If you are a digital marketer, or you hang around with them a lot, you probably know that we’re all about breaking down barriers.

If you can do something in 1 click, why do it in 5.

For this reason, PDFs and unnecessary downloads can really eat us up inside.

Now, if you’re using it to build your subscriber list – then fine. We can get behind it but don’t think all of those ‘barrier’ issues go away.

You’re putting up a huge barrier but you’re willing to do it for what you’ll gain – a big juicy list of leads.

You also need to remember it’s not just the barrier of filling in your email address, it’s so much more:

  1. Filling in your email address
  2. Waiting for the email to arrive
  3. Finding the email (has it gone to a different inbox? – Gmail now has 4 different inboxes as default!)
  4. Opening up the email
  5. Downloading the attachment or visiting the webpage you’re given and downloading the document
  6. Saving it somewhere
  7. Actually reading it

Now you might be thinking, ‘I don’t care. I just want the email address’.

But by thinking this way, you’re majorly underestimating the intelligence of your audience. We already know that it’s effort.

We might not be thinking about the steps involved but we know it’s going to take a while and can we really be bothered?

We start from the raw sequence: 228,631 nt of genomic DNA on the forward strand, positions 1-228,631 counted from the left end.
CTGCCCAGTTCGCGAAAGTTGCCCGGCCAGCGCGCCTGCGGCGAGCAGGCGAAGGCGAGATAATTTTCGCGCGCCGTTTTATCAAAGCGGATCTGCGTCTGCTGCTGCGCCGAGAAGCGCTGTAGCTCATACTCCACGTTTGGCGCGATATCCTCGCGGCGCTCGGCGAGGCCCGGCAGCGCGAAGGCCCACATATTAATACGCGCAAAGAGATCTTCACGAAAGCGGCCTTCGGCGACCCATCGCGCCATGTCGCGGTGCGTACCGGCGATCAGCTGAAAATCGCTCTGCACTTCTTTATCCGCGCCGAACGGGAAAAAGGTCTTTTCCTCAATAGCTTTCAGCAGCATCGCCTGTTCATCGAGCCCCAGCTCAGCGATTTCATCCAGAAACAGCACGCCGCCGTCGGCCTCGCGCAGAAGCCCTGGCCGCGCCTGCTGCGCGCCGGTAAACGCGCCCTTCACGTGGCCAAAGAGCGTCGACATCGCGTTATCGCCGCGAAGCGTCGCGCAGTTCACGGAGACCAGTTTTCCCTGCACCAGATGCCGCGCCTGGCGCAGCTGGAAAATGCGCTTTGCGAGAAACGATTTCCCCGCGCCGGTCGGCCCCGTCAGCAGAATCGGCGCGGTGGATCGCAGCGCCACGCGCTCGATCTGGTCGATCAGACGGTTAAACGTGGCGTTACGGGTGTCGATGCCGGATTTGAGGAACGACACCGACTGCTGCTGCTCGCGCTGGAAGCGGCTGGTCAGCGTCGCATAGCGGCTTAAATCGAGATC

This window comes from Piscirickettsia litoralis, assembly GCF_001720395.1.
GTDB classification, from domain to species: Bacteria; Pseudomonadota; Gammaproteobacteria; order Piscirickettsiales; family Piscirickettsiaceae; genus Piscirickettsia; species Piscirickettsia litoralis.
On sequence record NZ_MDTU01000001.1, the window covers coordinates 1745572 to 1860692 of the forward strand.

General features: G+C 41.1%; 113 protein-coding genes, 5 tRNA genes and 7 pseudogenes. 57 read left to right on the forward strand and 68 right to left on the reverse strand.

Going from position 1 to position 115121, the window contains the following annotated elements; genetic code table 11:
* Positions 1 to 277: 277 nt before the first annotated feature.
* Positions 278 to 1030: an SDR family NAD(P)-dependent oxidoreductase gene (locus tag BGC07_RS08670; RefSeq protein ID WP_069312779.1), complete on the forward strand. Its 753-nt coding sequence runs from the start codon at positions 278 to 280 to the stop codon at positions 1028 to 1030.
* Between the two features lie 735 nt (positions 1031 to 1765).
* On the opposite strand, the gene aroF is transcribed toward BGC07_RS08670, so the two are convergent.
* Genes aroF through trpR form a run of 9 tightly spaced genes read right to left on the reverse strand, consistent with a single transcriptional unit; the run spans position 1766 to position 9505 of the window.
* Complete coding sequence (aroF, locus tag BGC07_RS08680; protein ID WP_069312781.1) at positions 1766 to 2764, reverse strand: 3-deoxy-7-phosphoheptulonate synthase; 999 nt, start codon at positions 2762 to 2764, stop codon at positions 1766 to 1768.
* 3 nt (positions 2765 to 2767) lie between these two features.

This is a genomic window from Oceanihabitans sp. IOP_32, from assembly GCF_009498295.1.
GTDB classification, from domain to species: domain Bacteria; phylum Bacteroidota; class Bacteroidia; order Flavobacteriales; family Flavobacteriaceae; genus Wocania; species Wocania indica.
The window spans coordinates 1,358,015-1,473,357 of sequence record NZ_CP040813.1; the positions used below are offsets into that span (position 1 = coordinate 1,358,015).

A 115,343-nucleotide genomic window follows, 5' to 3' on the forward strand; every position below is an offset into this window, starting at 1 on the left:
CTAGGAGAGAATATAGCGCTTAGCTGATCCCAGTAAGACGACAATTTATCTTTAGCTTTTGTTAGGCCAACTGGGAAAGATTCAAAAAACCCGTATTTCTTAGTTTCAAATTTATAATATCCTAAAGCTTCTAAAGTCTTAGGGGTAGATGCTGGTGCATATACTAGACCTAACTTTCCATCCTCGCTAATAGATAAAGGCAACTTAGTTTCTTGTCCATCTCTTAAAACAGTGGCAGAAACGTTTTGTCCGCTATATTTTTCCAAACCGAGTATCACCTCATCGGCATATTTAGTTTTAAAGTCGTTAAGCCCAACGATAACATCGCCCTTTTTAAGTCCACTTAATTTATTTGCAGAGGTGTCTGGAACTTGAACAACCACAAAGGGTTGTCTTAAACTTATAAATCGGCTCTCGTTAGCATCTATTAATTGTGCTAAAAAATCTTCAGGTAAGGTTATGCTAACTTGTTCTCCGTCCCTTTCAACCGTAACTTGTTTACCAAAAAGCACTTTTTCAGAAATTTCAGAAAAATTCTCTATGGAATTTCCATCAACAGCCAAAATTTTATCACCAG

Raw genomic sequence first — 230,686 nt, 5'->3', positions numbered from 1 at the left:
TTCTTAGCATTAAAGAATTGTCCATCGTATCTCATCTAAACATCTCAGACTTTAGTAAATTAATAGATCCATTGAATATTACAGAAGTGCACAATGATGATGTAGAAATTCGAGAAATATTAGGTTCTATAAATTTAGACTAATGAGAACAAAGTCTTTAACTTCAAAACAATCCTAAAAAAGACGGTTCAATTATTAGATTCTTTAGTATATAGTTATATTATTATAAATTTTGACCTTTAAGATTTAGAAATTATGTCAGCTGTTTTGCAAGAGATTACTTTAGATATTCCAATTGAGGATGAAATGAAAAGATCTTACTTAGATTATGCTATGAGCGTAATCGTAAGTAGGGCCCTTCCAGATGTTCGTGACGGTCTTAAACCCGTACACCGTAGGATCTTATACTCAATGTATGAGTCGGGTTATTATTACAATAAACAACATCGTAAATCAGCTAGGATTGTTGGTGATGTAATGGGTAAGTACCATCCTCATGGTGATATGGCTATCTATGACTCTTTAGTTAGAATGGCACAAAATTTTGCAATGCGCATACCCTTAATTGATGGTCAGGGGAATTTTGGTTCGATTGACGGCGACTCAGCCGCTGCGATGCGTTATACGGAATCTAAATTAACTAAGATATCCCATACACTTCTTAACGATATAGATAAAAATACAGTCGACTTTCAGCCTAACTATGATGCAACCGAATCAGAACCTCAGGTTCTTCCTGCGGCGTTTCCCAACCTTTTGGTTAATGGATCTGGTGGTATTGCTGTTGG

Now, while you can work to make the process as easy as possible (please do this!). You can also use urgency to help override our natural pessimism. So, the thought process might be something a little more like:

  • Oh, so and so is giving away a free book download
  • It’s normally worth £20 – and it’s a limited time offer!
  • Eeek – let me just get it now and I’ll read it later!

Done.

I know I might not read it – but I want to sign up so I CAN if I want to.

GDPR

It wouldn’t be fun if we didn’t talk about GDPR now, would it?

Starting on 25th May 2018, GDPR means you need to get explicit permission to email anyone who signs up.

That means:

  • No pre-ticked boxes!
  • No being vague about what they’ll receive from you
  • Double opt-in is recommended

Not sure if you’re compliant, you can find out more with this handy guide from MailJet.

How Can I Get Started?

There’s lots of different types of squeeze pages which you can make in tons of different software (or all on your own!).

We help our clients by using our team of experienced designers to create bespoke landing pages just for them. Get in touch to find out how we can help you.

If you want to know more about how to make them – WordSteam have a fantastic guide on how you can make them yourself.